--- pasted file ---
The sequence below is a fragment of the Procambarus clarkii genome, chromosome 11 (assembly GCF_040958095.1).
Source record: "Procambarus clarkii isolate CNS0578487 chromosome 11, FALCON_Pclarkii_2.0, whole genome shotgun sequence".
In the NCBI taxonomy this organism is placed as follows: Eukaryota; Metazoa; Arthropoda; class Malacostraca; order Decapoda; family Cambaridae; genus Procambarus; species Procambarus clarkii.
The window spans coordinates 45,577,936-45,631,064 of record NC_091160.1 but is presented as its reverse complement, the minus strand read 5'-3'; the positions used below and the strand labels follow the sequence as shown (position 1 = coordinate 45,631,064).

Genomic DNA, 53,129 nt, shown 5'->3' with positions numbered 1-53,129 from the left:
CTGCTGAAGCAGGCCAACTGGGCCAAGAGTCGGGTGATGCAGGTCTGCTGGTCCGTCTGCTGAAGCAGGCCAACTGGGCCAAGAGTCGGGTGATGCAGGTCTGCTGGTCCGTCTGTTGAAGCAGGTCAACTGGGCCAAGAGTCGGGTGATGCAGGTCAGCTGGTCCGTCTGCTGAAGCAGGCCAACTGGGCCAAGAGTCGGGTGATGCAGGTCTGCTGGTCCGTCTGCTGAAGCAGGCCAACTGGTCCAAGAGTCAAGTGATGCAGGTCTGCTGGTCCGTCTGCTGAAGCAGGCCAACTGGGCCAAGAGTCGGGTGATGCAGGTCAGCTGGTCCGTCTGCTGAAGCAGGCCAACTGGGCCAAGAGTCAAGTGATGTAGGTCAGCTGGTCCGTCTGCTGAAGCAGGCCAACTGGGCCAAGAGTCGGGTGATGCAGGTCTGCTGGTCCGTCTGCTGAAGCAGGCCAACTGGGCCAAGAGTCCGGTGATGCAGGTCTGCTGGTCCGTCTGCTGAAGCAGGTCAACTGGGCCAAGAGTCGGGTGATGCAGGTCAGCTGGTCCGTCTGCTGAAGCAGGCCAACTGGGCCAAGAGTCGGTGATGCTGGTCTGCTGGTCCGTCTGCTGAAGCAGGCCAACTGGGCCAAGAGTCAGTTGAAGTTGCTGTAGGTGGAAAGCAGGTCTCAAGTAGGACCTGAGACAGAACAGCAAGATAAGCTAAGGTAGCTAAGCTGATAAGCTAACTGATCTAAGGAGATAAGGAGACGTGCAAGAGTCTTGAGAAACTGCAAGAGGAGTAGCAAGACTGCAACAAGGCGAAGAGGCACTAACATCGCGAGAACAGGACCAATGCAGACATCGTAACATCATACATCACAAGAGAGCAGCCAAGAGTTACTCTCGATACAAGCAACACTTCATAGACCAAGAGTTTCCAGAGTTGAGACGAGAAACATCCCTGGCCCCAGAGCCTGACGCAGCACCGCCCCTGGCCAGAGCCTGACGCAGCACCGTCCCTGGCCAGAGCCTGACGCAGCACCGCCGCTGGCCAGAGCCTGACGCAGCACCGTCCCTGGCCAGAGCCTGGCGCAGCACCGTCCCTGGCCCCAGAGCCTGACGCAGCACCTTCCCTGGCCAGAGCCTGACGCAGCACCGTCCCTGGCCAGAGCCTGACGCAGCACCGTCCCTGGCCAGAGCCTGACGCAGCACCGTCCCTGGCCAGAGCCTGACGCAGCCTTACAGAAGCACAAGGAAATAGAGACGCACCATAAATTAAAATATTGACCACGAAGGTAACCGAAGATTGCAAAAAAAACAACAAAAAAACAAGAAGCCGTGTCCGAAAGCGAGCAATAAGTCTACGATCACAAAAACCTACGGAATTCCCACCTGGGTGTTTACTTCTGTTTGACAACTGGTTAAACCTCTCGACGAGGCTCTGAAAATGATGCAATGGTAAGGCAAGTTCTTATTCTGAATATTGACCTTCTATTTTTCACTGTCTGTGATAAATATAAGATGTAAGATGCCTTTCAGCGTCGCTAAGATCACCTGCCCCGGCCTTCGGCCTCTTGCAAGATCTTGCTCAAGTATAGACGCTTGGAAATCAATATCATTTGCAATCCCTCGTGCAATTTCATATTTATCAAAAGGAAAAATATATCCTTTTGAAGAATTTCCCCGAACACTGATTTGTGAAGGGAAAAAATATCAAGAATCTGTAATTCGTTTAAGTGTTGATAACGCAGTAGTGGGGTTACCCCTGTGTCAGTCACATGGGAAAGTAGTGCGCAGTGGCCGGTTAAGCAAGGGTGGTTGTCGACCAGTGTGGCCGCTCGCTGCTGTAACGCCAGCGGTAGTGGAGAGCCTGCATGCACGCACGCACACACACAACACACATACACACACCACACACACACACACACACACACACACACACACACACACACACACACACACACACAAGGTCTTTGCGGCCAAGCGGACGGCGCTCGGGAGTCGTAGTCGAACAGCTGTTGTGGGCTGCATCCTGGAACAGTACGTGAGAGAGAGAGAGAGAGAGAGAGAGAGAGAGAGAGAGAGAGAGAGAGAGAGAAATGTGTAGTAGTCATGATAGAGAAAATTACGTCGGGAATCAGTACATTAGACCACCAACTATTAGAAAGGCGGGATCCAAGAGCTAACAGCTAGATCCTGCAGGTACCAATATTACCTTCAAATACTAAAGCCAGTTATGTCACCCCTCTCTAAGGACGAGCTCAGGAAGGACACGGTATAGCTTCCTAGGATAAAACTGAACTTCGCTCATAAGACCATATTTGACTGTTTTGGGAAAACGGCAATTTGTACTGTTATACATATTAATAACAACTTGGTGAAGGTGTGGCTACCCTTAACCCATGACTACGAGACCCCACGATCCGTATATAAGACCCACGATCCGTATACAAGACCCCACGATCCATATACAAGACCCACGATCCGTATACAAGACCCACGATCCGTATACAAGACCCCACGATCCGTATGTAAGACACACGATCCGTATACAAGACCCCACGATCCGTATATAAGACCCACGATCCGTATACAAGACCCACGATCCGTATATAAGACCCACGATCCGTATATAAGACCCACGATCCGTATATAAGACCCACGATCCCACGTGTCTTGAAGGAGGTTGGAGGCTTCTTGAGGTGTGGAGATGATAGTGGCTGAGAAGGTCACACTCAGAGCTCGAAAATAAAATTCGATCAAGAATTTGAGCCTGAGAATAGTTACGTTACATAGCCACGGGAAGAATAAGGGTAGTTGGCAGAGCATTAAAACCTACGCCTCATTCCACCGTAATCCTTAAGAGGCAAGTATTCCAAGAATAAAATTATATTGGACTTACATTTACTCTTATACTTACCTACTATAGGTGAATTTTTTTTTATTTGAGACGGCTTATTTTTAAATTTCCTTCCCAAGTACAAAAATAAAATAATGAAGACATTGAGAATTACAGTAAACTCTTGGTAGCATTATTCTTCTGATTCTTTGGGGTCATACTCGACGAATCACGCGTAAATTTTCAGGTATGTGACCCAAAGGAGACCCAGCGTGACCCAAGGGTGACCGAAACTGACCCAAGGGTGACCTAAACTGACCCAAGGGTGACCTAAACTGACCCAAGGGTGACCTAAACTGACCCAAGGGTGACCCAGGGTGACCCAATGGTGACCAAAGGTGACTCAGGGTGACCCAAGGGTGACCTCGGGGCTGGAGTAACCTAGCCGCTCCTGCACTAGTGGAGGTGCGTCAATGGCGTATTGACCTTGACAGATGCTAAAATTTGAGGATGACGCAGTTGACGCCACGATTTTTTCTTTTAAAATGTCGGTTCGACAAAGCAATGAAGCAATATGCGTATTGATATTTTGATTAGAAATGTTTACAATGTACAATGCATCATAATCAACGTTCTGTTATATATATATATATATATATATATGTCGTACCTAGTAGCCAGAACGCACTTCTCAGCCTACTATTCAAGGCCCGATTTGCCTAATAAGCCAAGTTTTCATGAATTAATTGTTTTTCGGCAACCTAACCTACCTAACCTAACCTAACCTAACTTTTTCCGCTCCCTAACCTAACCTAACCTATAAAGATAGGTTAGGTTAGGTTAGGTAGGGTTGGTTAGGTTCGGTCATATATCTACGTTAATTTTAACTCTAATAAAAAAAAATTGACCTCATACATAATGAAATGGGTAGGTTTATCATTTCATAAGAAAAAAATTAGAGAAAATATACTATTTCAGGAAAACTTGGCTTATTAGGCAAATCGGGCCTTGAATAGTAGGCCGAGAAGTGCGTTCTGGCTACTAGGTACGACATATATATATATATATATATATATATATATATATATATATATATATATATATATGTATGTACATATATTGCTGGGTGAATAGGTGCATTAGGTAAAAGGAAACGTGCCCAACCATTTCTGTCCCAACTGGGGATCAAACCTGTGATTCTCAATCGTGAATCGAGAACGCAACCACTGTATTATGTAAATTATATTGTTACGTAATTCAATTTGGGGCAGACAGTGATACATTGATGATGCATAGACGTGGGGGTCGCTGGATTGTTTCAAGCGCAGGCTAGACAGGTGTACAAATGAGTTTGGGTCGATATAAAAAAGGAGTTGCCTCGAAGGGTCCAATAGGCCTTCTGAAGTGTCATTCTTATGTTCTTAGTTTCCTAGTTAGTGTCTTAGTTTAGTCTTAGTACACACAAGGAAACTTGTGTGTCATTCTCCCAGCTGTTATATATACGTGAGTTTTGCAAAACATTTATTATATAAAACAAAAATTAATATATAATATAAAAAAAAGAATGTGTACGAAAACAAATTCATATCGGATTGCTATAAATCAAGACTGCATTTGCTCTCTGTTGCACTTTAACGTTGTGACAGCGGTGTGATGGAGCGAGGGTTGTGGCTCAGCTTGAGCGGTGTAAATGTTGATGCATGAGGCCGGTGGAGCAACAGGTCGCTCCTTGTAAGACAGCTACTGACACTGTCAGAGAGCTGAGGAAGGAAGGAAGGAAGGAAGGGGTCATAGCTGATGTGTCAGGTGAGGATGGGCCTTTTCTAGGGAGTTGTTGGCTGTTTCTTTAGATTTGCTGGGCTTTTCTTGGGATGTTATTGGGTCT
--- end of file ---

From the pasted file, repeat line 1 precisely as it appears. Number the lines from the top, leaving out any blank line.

The sequence below is a fragment of the Procambarus clarkii genome, chromosome 11 (assembly GCF_040958095.1).